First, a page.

Stanza 9: The arrow soars through space—
In his notes to Hekiganroku Case 27, Katsuki Sekida writes: "The arrow penetrates the universe. The arrow is Ummon's answer, which goes directly to the heart of the matter." (Sekida, Two Zen Classics, 1977, p. 220). In Greek myth, Apollo's arrows are the sun's rays. Diana's arrow symbolizes lunar power & light. Cupid's arrow are the piercing darts of love. In Shamanic tradition, the feathered arrow represents the bird-flight to heaven, transcending the earthly state (J.C. Cooper, "Encyclopedia of Traditional Symbols", 1978, p. 15). In the Mundaka Upanishad, II.2 (600 BC): "The bow is the sacred Om, the arrow is our own soul. Brahman is the mark of the arrow, the aim of the soul. Even as an arrow becomes one with its mark, let the watchful soul be one in him." (translated by Juan Mascaró Penguin Books, 1965, p. 79). In the context of this stanza, the arrow may represent time or the earth's motion in space that creates day & night and the four seasons. Metaphysically, the arrow symbolizes thought-flow in our mind. The void or emptiness (sunyata) is outside of time and eternal. It is beyond creation and destruction. Stop seeking and be tranquil is the advice of Psalms 46.10: "Be still, and know I am God."

Stanza 10: Sincerity penetrates all spirits—
The Chinese word ch'eng () means not only sincerity in the ordinary sense, but also absence of fault, seriousness, being true to one's real self, being true to the nature of things, actuality, and realness. (Wing-tsit Chan, A Source Book in Chinese Philosophy, 1963, p. 493, footnote 26). Shao Yung quotes Doctrine of the Mean XXI: "Given sincerity, there will be enlightenment, and given enlightenment, there will be sincerity." Chou Tun-Yi (1017-1073) writes "Sincerity is the foundation of the sage. All things derive their beginning from it." (Penetrating the Book of Changes, Ch. 1). Milarepa's "This is a place where flowers bloom" (Mila Grubum, Ch. 27) refers to flower gardens as a symbol of Paradise, the Fields of the Blessed, or a tranquil mind of serenity. When one realizes one's true self or Buddha nature or Christ Consciousness, then the false ego-self vanishes and "the dreams of confusion melt away." One then is "absorbed in the Great Illumination" and experiencing the "joy of becoming Buddha" or the Awakened One.

Stanza 11: The truth that has not been taught—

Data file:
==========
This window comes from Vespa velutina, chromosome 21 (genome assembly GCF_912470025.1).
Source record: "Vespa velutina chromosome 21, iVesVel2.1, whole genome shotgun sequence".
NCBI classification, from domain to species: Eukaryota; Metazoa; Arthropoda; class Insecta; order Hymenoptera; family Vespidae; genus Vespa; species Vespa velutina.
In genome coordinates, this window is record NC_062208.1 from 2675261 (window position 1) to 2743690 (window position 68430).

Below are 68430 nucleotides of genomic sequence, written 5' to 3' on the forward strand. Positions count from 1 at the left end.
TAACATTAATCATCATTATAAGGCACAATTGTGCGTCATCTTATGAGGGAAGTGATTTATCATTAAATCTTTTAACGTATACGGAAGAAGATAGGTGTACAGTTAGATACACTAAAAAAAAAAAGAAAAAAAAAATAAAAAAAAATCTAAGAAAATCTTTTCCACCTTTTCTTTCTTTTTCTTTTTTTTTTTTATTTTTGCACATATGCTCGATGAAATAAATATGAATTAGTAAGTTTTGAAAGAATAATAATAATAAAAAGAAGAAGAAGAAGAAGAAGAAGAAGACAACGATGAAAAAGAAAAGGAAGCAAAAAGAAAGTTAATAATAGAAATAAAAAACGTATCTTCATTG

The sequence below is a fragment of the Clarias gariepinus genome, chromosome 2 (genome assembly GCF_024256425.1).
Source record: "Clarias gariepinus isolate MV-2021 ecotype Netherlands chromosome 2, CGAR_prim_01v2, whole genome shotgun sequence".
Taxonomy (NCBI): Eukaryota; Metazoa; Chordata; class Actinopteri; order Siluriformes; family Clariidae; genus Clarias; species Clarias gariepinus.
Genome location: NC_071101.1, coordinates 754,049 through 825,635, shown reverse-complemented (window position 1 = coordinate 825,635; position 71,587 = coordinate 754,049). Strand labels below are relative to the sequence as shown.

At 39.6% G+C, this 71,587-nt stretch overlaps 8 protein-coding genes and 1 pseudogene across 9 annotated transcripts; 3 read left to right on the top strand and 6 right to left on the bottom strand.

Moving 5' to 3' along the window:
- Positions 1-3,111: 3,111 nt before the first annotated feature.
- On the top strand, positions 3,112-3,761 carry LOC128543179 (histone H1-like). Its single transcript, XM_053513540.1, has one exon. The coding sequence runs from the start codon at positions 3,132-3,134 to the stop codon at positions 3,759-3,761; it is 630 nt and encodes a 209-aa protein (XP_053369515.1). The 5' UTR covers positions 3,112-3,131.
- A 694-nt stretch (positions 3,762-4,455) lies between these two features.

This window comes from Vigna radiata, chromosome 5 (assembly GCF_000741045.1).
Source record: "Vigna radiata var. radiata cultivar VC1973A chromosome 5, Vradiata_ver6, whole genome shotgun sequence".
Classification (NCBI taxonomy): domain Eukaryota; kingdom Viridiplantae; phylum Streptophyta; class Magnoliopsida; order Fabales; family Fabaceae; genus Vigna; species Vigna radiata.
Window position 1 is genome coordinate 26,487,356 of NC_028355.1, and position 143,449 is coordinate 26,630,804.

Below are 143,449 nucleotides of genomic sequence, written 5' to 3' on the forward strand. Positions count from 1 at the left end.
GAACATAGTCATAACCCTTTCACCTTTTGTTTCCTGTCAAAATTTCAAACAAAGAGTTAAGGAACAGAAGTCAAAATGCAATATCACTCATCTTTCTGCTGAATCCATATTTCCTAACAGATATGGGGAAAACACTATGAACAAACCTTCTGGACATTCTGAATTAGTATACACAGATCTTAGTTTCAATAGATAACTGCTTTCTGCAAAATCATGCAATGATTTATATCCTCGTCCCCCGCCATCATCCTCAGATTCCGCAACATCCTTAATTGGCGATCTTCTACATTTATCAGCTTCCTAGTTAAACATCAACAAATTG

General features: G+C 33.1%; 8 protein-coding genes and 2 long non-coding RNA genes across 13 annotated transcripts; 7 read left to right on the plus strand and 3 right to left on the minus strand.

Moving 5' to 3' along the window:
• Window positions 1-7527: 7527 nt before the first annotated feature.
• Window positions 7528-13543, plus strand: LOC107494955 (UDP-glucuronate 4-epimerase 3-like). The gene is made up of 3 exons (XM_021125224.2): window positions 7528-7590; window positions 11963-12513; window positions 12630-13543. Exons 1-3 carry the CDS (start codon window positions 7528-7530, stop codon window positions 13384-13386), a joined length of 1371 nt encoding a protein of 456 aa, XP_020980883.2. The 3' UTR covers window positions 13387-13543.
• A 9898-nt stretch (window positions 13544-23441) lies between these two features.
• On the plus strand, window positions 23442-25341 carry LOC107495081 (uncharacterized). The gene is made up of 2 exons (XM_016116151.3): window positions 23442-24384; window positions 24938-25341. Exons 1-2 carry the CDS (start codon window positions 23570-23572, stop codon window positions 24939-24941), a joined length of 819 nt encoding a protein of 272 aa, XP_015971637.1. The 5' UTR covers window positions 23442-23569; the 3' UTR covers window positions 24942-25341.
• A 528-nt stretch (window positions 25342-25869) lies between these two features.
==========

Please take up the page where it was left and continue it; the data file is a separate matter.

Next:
In his notes to Mumonkan Case 27, Katsuki Sekida writes: "The ultimate truth, or Dharma, has not been taught because it cannot be taught. It can only be learned. Buddha delivered about 300 sermons during his lifetime, but when he was dying he said, 'During the 49 years of my teaching I did not preach even one word." Likewise, Plato said in his Seventh Letter, that he has never written any philosophy. Jesus did not reply to Pilate's query, "What is Truth?" (John, 18.38), much in the same way as Buddha's silence in his Flower Sermon. In his notes to Hekiganroku Case 27, Katsuki Sekida writes: "The golden breeze is the autumnal breeze. When you embody it you know the meaning of "trees wither and leaves fall." This saying of Ummon's may sound commonplace, but to one who has an intuitive understanding of it, it is ever fresh and original. This embodying of the golden breeze constitutes the principal theme of Setcho's verse. (Sekida, Two Zen Classics, 1977, p. 218-219)

Stanza 14: The nightingale sang last night
In Clarence K. Streit's translation of Hafiz: The Tongue of the Hidden (1928), we find in Verse 27: "The nightingale sang unto me last night." In Thomas Rain Crowe's rendering of Háfez In Wineseller's Street (1998), we find in Verse 27: "The nightingale starts to sing!" In Sufi symbolism, the nightingale's song to the rose is a metaphor of the soul's longing for God. Attar (d. 1230) in Mantiq al-tayr (Language of the Birds) portrays the Nightingale as the first bird to speak. He explains that he's bound by love to the rose whom he extols in his songs. "In the rose garden, God contemplates His own face with the eye of the nightingales. Then the rose garden resounded with the nightingales' song. (Hellmut Ritter, The Ocean of the Soul: Man, the World and God in the Stories of Farid al-Din Attar, Brill, Leiden, 2003, p. 498). Keats writes in Ode to a Nightingale (May 1819): "Thou wast not born for death, immortal Bird!" In Attar's Conference of the Birds, we find "Salutations, O Nightingale of the Garden of Love! Open your melodious throat and sing of spiritual things. By your songs show men the true Way." ( trans. C. S. Nott, Shambhala, Boston, 1993, p. 9). Hence, the Nightingale understands the Tao as the endless cycle of Yin & Yang, night & day following each other. The Tao image of these opposites are invoked in Tao Te Ching, XVIII: "Know the male, but keep to the role of the female... Know the white, but keep to the role of the black." (D. C. Lau's translation of Lao Tzu, Tao Te Ching, Penguin Books, 1963, p. 85)

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© Peter Y. Chou,
P.O. Box 390707, Mountain View, CA 94039